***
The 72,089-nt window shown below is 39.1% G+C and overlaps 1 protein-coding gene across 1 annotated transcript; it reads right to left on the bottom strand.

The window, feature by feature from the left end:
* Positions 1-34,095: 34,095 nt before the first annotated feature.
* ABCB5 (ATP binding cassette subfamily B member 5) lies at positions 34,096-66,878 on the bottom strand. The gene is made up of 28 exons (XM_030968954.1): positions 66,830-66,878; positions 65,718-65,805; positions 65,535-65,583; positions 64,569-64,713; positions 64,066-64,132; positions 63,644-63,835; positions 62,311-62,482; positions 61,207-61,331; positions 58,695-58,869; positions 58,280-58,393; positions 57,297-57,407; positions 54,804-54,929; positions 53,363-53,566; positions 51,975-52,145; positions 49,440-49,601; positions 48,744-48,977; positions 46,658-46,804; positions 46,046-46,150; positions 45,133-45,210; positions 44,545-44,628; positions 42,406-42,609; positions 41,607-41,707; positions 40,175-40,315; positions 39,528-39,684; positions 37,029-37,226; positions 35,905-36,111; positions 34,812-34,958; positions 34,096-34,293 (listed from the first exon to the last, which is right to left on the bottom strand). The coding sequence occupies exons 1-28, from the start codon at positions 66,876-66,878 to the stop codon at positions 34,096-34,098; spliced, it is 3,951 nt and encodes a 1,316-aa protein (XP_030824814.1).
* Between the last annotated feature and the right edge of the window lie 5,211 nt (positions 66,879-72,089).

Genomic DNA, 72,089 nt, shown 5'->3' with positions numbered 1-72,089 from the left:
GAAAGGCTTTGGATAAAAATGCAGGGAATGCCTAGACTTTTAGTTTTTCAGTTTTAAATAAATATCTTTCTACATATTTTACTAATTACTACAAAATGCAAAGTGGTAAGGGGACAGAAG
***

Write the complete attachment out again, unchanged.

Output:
The 72,089-nt window shown below is 39.1% G+C and overlaps 1 protein-coding gene across 1 annotated transcript; it reads right to left on the bottom strand.

The window, feature by feature from the left end:
* Positions 1-34,095: 34,095 nt before the first annotated feature.
* ABCB5 (ATP binding cassette subfamily B member 5) lies at positions 34,096-66,878 on the bottom strand. The gene is made up of 28 exons (XM_030968954.1): positions 66,830-66,878; positions 65,718-65,805; positions 65,535-65,583; positions 64,569-64,713; positions 64,066-64,132; positions 63,644-63,835; positions 62,311-62,482; positions 61,207-61,331; positions 58,695-58,869; positions 58,280-58,393; positions 57,297-57,407; positions 54,804-54,929; positions 53,363-53,566; positions 51,975-52,145; positions 49,440-49,601; positions 48,744-48,977; positions 46,658-46,804; positions 46,046-46,150; positions 45,133-45,210; positions 44,545-44,628; positions 42,406-42,609; positions 41,607-41,707; positions 40,175-40,315; positions 39,528-39,684; positions 37,029-37,226; positions 35,905-36,111; positions 34,812-34,958; positions 34,096-34,293 (listed from the first exon to the last, which is right to left on the bottom strand). The coding sequence occupies exons 1-28, from the start codon at positions 66,876-66,878 to the stop codon at positions 34,096-34,098; spliced, it is 3,951 nt and encodes a 1,316-aa protein (XP_030824814.1).
* Between the last annotated feature and the right edge of the window lie 5,211 nt (positions 66,879-72,089).

Genomic DNA, 72,089 nt, shown 5'->3' with positions numbered 1-72,089 from the left:
GAAAGGCTTTGGATAAAAATGCAGGGAATGCCTAGACTTTTAGTTTTTCAGTTTTAAATAAATATCTTTCTACATATTTTACTAATTACTACAAAATGCAAAGTGGTAAGGGGACAGAAG